They should be knowledgeable. Not just about their area of passion, but about the workings of the society and other aspects that may not be their specialty as well. You don't have to be a "master" at everything but I like a certain sense that a peer is well rounded enough to be able to point people in a direction if they themselves don't personally know how to do something.  I also like to think that Peer's aren't just "one trick" ponies - I may be a good illuminator (see Jake I admitted it!) but I feel like I should also at least be decent at some other stuff too. One of the reasons I try so many arts and try to push myself to excel at anything I try is this belief. I don't think I'm going to be amazing at everything. But I want to have a good breadth of knowledge in addition to the passion I feel for illumination, calligraphy, and service.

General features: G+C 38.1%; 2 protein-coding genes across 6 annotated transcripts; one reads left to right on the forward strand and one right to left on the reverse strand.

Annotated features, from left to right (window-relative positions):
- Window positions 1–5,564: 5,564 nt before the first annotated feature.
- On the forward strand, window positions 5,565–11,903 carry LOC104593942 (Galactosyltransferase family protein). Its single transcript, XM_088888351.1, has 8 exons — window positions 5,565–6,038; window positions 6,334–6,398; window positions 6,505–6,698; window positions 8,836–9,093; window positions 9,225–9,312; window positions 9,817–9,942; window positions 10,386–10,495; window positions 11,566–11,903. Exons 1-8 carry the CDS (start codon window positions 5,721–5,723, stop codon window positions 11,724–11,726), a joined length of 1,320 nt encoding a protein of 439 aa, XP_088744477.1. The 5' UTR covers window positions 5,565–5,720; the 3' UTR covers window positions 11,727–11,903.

They should be a role model. This can either be direct mentoring or by example.  "You never know who's watching or how far the story goes," is one of my favorite lines from a Heather Dale song. I have been sometimes sorely disappointed to see how people forget to be chivalrous when they think no one is looking. Obviously, everyone is human and I really try to maintain that awareness so that our peers don't feel as if they need to be PERFECT all the time.  That said, a peer should remember that they are a role model and strive to BE what they want to encourage. Chivalrous, kind, honest, and thoughtful are my biggies.